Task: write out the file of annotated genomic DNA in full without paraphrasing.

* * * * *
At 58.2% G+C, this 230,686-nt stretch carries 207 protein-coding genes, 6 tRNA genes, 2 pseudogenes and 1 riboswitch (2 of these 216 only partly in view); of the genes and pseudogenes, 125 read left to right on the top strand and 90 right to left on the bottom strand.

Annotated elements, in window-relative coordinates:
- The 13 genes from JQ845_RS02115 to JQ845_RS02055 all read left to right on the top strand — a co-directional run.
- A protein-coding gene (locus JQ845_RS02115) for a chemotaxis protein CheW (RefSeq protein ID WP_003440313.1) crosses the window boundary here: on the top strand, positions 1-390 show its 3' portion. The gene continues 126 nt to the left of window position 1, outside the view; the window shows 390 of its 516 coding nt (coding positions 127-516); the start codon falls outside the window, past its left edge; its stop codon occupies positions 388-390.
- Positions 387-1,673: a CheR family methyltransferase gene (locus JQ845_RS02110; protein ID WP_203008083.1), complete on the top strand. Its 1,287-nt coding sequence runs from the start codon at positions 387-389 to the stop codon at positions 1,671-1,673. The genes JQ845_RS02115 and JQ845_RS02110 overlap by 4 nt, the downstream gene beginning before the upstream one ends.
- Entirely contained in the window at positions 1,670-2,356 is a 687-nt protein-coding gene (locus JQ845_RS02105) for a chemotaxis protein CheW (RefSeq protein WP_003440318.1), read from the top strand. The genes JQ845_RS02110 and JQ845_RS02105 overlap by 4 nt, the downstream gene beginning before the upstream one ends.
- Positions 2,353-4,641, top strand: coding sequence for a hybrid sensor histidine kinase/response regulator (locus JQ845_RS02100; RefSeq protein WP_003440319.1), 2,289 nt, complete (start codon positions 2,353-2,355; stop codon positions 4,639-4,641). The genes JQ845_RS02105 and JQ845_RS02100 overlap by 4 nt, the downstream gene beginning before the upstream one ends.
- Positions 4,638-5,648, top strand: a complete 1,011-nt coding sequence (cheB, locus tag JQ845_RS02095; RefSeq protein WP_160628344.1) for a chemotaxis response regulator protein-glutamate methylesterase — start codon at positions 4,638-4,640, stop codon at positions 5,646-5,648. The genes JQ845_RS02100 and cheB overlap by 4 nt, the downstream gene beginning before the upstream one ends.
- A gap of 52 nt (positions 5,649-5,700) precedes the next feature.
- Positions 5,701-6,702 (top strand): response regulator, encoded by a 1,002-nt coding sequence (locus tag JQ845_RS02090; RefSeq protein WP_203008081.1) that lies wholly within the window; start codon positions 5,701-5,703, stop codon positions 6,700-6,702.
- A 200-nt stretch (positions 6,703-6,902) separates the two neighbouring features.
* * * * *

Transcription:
At 58.2% G+C, this 230,686-nt stretch carries 207 protein-coding genes, 6 tRNA genes, 2 pseudogenes and 1 riboswitch (2 of these 216 only partly in view); of the genes and pseudogenes, 125 read left to right on the top strand and 90 right to left on the bottom strand.

Annotated elements, in window-relative coordinates:
- The 13 genes from JQ845_RS02115 to JQ845_RS02055 all read left to right on the top strand — a co-directional run.
- A protein-coding gene (locus JQ845_RS02115) for a chemotaxis protein CheW (RefSeq protein ID WP_003440313.1) crosses the window boundary here: on the top strand, positions 1-390 show its 3' portion. The gene continues 126 nt to the left of window position 1, outside the view; the window shows 390 of its 516 coding nt (coding positions 127-516); the start codon falls outside the window, past its left edge; its stop codon occupies positions 388-390.
- Positions 387-1,673: a CheR family methyltransferase gene (locus JQ845_RS02110; protein ID WP_203008083.1), complete on the top strand. Its 1,287-nt coding sequence runs from the start codon at positions 387-389 to the stop codon at positions 1,671-1,673. The genes JQ845_RS02115 and JQ845_RS02110 overlap by 4 nt, the downstream gene beginning before the upstream one ends.
- Entirely contained in the window at positions 1,670-2,356 is a 687-nt protein-coding gene (locus JQ845_RS02105) for a chemotaxis protein CheW (RefSeq protein WP_003440318.1), read from the top strand. The genes JQ845_RS02110 and JQ845_RS02105 overlap by 4 nt, the downstream gene beginning before the upstream one ends.
- Positions 2,353-4,641, top strand: coding sequence for a hybrid sensor histidine kinase/response regulator (locus JQ845_RS02100; RefSeq protein WP_003440319.1), 2,289 nt, complete (start codon positions 2,353-2,355; stop codon positions 4,639-4,641). The genes JQ845_RS02105 and JQ845_RS02100 overlap by 4 nt, the downstream gene beginning before the upstream one ends.
- Positions 4,638-5,648, top strand: a complete 1,011-nt coding sequence (cheB, locus tag JQ845_RS02095; RefSeq protein WP_160628344.1) for a chemotaxis response regulator protein-glutamate methylesterase — start codon at positions 4,638-4,640, stop codon at positions 5,646-5,648. The genes JQ845_RS02100 and cheB overlap by 4 nt, the downstream gene beginning before the upstream one ends.
- A gap of 52 nt (positions 5,649-5,700) precedes the next feature.
- Positions 5,701-6,702 (top strand): response regulator, encoded by a 1,002-nt coding sequence (locus tag JQ845_RS02090; RefSeq protein WP_203008081.1) that lies wholly within the window; start codon positions 5,701-5,703, stop codon positions 6,700-6,702.
- A 200-nt stretch (positions 6,703-6,902) separates the two neighbouring features.